The loss of a claw doesn’t just restrict the diet; for males it has other consequences. The females can only mate when they moult, and as they become ready to moult they release a pheromone into the water. Males will seek the females out and fight for access to them, and then protect her both before and after moulting. For this they need their claws. They show their dominance by holding them wide in front of them, with pincers parted, and use them when fighting. A large crab with a missing claw may just hold its own against smaller males, but against an intact male of a similar size it will lose.
After mating the female creates a cavity in the sand in which to lay her eggs and attach them to her pleopods, the appendages under her abdomen. A female can lay up to 165,000 eggs and the egg mass is carried beneath the abdomen, which she fans to oxygenate the eggs. At first coloured orange the eggs turn a brown and then a dull grey as they mature. Once hatched, the live in the plankton for two to three years, feeding on other planktonic organisms, moulting through four stages as a spiny zoea before finally moulting into a megalopa, the stage that will eventually leave the plankton and once again live on the bottom.
Crabs can’t increase their size continuously; they moult to grow. Their bodies are encased in a hard shell, and like a child with too-tight shoes, eventually they need to trade up to a larger size. This brings problems because the shell is both armour and skeleton. Without it the crab can neither protect itself nor easily move. Before it sheds its shell the crab will start to break down its existing shell, which will soften. If you’ve ever found a crab on the shore whose shell is soft, called a ‘peeler’ crab by fishermen, then that’s the reason why – it’s close to moulting. It’s vulnerable in this state: put it back where it has good cover and can hide. The cells of the epidermis will pull away and separate from the inside of the shell and start to secrete the layers of a new carapace. The crab takes up water, the pressure splitting the old exoskeleton along the sides and at the rear, and the crab wiggles itself free from its former shell. This shedding of the shell is called ecdysis, and leaves the animal with a new soft, paper-thin exoskeleton. The crab’s tissues take in more water while the new shell hardens, after which the crab expels the water and shrinks, leaving room in which to grow before it again needs to moult.
One of the common names for this crab is the green crab, but it isn’t always green. Some are various shades of a reddish-orange. All newly moulted shore crabs are green but the pigment in the carapace that gives it the green colour can be degraded by light. The longer a crab spends between moults the more likely it is that its colour will change towards the ‘red’ form, and the more likely it is to have other creatures living on its shell. The colour isn’t the only difference. The red forms have heavier and thicker shells and can tackle larger mussels than a green crab of the same size. But there is also a downside. Unlike the green-coloured crabs these can’t tolerate environments with low oxygen or large changes in salinity. That makes a summer rock pool an unfriendly place for a ‘red’ shore crab, and so they tend to be found lower down the shore or below the low water mark.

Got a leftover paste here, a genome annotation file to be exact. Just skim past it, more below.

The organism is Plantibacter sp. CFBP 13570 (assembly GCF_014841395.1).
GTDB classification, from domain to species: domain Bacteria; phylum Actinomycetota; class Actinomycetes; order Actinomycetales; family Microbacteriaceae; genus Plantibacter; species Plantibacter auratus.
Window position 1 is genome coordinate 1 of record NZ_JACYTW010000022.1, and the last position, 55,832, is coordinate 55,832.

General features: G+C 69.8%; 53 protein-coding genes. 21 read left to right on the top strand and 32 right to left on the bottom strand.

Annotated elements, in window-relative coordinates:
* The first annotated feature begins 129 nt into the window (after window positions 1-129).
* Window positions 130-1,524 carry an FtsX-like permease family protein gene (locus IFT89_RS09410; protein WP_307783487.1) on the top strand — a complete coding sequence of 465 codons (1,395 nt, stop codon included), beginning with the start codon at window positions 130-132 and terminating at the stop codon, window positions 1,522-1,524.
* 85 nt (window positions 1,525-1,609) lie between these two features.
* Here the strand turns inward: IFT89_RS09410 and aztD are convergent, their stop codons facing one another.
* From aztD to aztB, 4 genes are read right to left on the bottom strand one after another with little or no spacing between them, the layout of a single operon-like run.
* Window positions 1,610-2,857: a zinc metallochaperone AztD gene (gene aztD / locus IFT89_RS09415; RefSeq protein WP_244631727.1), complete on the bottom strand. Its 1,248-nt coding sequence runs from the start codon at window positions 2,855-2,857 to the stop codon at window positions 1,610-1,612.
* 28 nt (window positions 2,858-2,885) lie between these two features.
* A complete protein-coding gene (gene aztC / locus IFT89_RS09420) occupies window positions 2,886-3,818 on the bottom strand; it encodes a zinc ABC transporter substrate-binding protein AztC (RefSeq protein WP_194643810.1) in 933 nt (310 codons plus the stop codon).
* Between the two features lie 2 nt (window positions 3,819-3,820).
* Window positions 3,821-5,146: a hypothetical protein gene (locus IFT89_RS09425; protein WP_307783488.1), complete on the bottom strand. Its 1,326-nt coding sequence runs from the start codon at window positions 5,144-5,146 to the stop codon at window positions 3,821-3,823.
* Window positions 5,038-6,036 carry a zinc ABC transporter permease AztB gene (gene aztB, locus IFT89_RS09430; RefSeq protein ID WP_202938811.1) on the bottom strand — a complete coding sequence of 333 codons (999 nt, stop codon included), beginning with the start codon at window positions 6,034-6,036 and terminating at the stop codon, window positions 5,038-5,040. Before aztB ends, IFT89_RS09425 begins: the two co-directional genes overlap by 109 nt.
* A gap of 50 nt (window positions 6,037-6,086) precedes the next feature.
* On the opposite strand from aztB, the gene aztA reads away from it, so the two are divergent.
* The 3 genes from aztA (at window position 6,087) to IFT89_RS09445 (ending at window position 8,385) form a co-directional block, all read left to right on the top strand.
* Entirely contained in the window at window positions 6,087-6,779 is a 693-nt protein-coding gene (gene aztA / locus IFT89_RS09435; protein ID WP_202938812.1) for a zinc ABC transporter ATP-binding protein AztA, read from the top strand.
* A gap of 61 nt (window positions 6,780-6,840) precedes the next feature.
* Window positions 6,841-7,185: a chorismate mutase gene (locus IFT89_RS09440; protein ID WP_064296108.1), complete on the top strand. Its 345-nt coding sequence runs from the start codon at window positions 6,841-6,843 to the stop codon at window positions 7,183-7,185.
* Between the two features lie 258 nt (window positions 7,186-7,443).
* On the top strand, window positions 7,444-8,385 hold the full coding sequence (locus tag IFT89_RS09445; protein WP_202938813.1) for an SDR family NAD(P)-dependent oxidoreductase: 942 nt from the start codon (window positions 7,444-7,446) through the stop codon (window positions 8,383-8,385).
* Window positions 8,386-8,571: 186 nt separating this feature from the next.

It’s been close to half a century since I first encountered a shore crab, but its familiarity hasn’t lessened my fondness for it. I still head down the shore bucket in hand but this time not alone. Two years ago my daughter sent me a father’s day card using one of those online sites that make the card from your own image. She chose a photo from our summer holiday. On the cover was my own water-wrinkled hand holding a shore crab.
Last August I set off to sail around Wales in a small catamaran for charity, and called the expedition ‘cat around the dragon’. The expedition lasted four days. Team 109 from Portishead RNLI are planning to cycle from Portishead to the RNLI headquarters in Poole. How are these two connected? Well, funny you should ask that.
Edit: In the rush to get this post out I failed to include a link to team 109’s fundraising page. The link for the RNLI donation page is https://rnli.org/support-us/give-money/donate. If you don’t feel you can donate then please share the link.
Moored at the events pontoon, Portishead marina. (CC-BY-SA 4.0)
The departure point was Thornbury sailing club, who had kindly let me use their facilities for the launch. I’d gone down the previous day and assembled the boat so that on the Saturday morning I could be dropped off with the kit, load the boat and launch a couple of hours before the high spring tide that was due around noon. The plan was that the rising tide would work against me initially, but flush me out later in the passage as I rounded Lavernock point and headed for the destination of Barry Harbour. We arrived at the sailing club late and loading the boat to a state that I felt happy with also took longer. I launched two hours after high tide, literally shin-deep in mud shoving the boat off the end of the slipway. Ten minutes later, and I wouldn’t have been able to launch at all. Reaching Barry was now a challenge, and heading into the prevailing south-westerly wind meant tacking all the way.